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Are you a worrier?

Neil Rosenthal
Vail, CO, Colorado

Editor’s Note: This is the first of a two-part series.

Everyone worries from time to time, but to find out how severe a worrier you are, take the following quiz, adapted from Edward M. Hollowell’s book “Worry.” Give yourself 0 points if your answer is “rarely or not at all,” 1 point for “sometimes,” 2 points for “often,” and 3 points for “almost everyday.” The last five questions should be answered simply “yes” or “no,” with 3 points for each “yes” and 0 points for each “no.” Answer all the other questions on the 0-1-2 or 3 scale just described.

___ 1. Do worries pop in and take over your mind like annoying little gnats?



___ 2. Do you find something to worry about even when you know everything is OK?

___ 3. Did you worry as a child?



___ 4. Does your spouse (or person closest to you) tell you that you worry too much?

___ 5. Do you find that worry clouds your judgment?

___ 6. Do you dwell upon a time or times when you were unfairly sued, slandered, unexpectedly fired, downsized, or otherwise victimized by injustice?



___ 7. Do you worry about your health in a way that you know (or others have told you) is excessive or irrational?

___ 8. How often do you worry about money?

___ 9. Are you very concerned with what others think of you?

___ 10. Do you go over the same worry again and again?

___ 11. When you are alone, is some degree of fear your resting state?

___ 12. Are you inhibited and/or shy?

___ 13. How much do you procrastinate?

___ 14. How often do you feel that something bad is about to happen?

___ 15. Do you avoid confrontations?

___ 16. Are you insecure?

___ 17. Are you alone more than you would like to be?

___ 18. Do you find compliments and reassurance hard to take?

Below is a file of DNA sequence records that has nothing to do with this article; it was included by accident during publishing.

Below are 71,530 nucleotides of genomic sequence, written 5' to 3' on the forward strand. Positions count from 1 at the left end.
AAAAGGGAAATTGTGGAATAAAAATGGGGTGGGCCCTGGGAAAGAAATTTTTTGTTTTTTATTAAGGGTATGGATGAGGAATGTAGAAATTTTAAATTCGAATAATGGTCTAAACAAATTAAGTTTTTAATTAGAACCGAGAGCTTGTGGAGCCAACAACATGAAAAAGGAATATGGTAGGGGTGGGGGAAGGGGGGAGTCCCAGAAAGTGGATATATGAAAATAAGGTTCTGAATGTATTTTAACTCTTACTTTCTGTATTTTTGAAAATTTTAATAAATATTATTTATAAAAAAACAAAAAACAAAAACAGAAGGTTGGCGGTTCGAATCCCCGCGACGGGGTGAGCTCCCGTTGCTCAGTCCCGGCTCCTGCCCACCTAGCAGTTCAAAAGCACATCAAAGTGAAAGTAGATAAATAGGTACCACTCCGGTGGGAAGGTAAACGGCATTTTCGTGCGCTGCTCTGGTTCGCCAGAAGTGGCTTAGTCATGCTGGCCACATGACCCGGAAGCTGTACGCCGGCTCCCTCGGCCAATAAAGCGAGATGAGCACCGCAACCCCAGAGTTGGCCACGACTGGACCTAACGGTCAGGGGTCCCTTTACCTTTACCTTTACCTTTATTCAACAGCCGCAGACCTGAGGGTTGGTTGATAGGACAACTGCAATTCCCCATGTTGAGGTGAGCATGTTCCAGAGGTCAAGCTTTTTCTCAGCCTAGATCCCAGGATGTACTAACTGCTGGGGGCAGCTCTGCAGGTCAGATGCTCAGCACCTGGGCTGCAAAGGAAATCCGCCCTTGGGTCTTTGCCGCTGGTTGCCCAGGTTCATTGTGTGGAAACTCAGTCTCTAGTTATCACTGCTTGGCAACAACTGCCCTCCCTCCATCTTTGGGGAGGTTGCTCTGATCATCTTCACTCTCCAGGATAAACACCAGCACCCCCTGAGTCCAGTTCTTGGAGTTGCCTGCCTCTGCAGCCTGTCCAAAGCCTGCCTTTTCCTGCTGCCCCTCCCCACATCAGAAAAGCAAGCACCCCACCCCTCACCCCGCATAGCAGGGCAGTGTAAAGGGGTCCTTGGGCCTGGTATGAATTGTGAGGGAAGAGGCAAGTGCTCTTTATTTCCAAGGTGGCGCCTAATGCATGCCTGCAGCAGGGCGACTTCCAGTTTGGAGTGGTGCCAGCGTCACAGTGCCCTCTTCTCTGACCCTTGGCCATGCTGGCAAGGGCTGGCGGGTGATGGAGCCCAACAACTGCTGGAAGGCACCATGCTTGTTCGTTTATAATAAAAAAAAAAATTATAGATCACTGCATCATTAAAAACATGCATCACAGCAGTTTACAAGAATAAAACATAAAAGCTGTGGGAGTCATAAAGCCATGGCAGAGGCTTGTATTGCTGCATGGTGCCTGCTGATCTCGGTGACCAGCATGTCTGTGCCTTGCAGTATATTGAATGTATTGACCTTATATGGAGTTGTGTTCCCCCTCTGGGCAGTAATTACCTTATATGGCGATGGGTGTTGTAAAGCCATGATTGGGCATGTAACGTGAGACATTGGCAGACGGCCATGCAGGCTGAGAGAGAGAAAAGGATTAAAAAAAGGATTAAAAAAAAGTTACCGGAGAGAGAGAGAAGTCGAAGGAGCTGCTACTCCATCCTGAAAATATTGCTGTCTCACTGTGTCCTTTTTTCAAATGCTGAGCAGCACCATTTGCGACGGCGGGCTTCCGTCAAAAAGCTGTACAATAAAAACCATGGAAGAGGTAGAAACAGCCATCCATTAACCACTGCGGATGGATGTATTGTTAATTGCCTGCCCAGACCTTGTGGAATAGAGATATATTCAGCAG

___ 19. Do you feel that nobody knows the real you?

___ 20. Do you wonder if someone is out to get you or take advantage of you?

___ 21. Is it hard to shake off criticism even if you know the criticism isn’t accurate?

___ 22. Do you fail to live up to the standards you set for yourself?

___ 23. Do you lose perspective easily, worrying over some relatively minor matter as if it were a major concern?

___ 24. Do you feel compelled to worry that something bad might happen out of an almost superstitious feeling that if you don’t worry about it the bad thing will happen, while if you do worry about it, your worrying might actually prevent it?

___ 25. Do you worry that good friends will turn on you?

___ 26. Did you ever suffer physical, sexual or psychological abuse?

___ 27. Did you have few secure attachments as a child, or was your childhood unstable?

___ 28. Do you have symptoms of panic attacks, or symptoms of recurring, intense anxiety?

___ 29. Do you have a family history (parents and/or grandparents) of depression?

___ 30. Do you have any medical conditions that have been ascribed by your doctor, at least in part, to excessive worry?

Scoring: 0-15: Low. You are not an excessive worrier. 16-45: Potential danger zone. You have some tendencies toward worry. 46-90: Danger zone. This much worry is not good for you physically, emotionally or spiritually, and it can impair your life.

Neil Rosenthal is a licensed marriage and family therapist in Denver and Boulder, specializing in how people strengthen their intimate relationships. He can be reached at (303) 758-8777, or e-mail him from his website, heartrelationships.com.


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